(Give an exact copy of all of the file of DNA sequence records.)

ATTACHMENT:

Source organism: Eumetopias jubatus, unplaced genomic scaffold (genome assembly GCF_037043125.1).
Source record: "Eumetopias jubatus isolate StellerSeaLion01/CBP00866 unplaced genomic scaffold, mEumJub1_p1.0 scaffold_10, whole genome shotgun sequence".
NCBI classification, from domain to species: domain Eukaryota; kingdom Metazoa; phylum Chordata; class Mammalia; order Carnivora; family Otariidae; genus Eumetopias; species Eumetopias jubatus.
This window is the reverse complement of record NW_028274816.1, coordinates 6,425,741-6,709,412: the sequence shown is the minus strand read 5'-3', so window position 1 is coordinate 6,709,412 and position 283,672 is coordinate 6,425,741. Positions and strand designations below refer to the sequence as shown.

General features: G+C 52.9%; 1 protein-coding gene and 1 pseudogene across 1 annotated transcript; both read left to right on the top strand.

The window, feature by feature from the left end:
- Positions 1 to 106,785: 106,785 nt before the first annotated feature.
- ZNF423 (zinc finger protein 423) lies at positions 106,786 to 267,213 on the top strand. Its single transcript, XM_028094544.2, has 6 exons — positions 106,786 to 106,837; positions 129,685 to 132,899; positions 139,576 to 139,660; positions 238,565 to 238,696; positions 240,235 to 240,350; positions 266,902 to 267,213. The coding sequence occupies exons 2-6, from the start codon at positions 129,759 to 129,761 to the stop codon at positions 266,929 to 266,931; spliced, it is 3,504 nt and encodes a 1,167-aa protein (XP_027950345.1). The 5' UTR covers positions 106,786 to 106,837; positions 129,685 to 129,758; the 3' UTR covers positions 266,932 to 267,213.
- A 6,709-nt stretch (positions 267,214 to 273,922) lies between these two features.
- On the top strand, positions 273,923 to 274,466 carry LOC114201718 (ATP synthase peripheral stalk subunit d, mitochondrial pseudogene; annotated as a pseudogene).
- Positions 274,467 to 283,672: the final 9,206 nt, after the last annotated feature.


Source organism: Eumetopias jubatus, unplaced genomic scaffold (genome assembly GCF_037043125.1).
Source record: "Eumetopias jubatus isolate StellerSeaLion01/CBP00866 unplaced genomic scaffold, mEumJub1_p1.0 scaffold_10, whole genome shotgun sequence".
NCBI classification, from domain to species: domain Eukaryota; kingdom Metazoa; phylum Chordata; class Mammalia; order Carnivora; family Otariidae; genus Eumetopias; species Eumetopias jubatus.
This window is the reverse complement of record NW_028274816.1, coordinates 6,425,741-6,709,412: the sequence shown is the minus strand read 5'-3', so window position 1 is coordinate 6,709,412 and position 283,672 is coordinate 6,425,741. Positions and strand designations below refer to the sequence as shown.

General features: G+C 52.9%; 1 protein-coding gene and 1 pseudogene across 1 annotated transcript; both read left to right on the top strand.

The window, feature by feature from the left end:
- Positions 1 to 106,785: 106,785 nt before the first annotated feature.
- ZNF423 (zinc finger protein 423) lies at positions 106,786 to 267,213 on the top strand. Its single transcript, XM_028094544.2, has 6 exons — positions 106,786 to 106,837; positions 129,685 to 132,899; positions 139,576 to 139,660; positions 238,565 to 238,696; positions 240,235 to 240,350; positions 266,902 to 267,213. The coding sequence occupies exons 2-6, from the start codon at positions 129,759 to 129,761 to the stop codon at positions 266,929 to 266,931; spliced, it is 3,504 nt and encodes a 1,167-aa protein (XP_027950345.1). The 5' UTR covers positions 106,786 to 106,837; positions 129,685 to 129,758; the 3' UTR covers positions 266,932 to 267,213.
- A 6,709-nt stretch (positions 267,214 to 273,922) lies between these two features.
- On the top strand, positions 273,923 to 274,466 carry LOC114201718 (ATP synthase peripheral stalk subunit d, mitochondrial pseudogene; annotated as a pseudogene).
- Positions 274,467 to 283,672: the final 9,206 nt, after the last annotated feature.